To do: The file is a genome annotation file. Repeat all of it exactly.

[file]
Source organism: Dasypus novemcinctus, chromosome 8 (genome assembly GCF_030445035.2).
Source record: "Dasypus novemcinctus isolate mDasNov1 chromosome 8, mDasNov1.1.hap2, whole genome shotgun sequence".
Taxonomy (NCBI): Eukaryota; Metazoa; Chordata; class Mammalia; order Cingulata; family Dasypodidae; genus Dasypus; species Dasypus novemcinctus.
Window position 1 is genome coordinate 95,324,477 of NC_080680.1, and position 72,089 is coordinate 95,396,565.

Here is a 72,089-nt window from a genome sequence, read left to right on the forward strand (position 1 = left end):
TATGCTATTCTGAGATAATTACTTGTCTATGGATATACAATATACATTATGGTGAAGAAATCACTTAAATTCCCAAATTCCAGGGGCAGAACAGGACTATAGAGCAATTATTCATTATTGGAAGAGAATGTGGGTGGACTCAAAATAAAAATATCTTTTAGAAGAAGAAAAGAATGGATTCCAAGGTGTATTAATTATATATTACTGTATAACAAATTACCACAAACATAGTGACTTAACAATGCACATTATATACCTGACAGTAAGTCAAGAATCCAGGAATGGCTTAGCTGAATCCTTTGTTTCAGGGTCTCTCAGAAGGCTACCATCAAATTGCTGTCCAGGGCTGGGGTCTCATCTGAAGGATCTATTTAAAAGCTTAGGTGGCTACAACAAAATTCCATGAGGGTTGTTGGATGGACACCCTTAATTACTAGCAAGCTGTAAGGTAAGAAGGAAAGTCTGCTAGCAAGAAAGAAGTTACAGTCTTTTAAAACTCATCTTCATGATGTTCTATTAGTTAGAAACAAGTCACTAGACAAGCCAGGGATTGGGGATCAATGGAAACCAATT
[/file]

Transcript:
Source organism: Dasypus novemcinctus, chromosome 8 (genome assembly GCF_030445035.2).
Source record: "Dasypus novemcinctus isolate mDasNov1 chromosome 8, mDasNov1.1.hap2, whole genome shotgun sequence".
Taxonomy (NCBI): Eukaryota; Metazoa; Chordata; class Mammalia; order Cingulata; family Dasypodidae; genus Dasypus; species Dasypus novemcinctus.
Window position 1 is genome coordinate 95,324,477 of NC_080680.1, and position 72,089 is coordinate 95,396,565.

Here is a 72,089-nt window from a genome sequence, read left to right on the forward strand (position 1 = left end):
TATGCTATTCTGAGATAATTACTTGTCTATGGATATACAATATACATTATGGTGAAGAAATCACTTAAATTCCCAAATTCCAGGGGCAGAACAGGACTATAGAGCAATTATTCATTATTGGAAGAGAATGTGGGTGGACTCAAAATAAAAATATCTTTTAGAAGAAGAAAAGAATGGATTCCAAGGTGTATTAATTATATATTACTGTATAACAAATTACCACAAACATAGTGACTTAACAATGCACATTATATACCTGACAGTAAGTCAAGAATCCAGGAATGGCTTAGCTGAATCCTTTGTTTCAGGGTCTCTCAGAAGGCTACCATCAAATTGCTGTCCAGGGCTGGGGTCTCATCTGAAGGATCTATTTAAAAGCTTAGGTGGCTACAACAAAATTCCATGAGGGTTGTTGGATGGACACCCTTAATTACTAGCAAGCTGTAAGGTAAGAAGGAAAGTCTGCTAGCAAGAAAGAAGTTACAGTCTTTTAAAACTCATCTTCATGATGTTCTATTAGTTAGAAACAAGTCACTAGACAAGCCAGGGATTGGGGATCAATGGAAACCAATT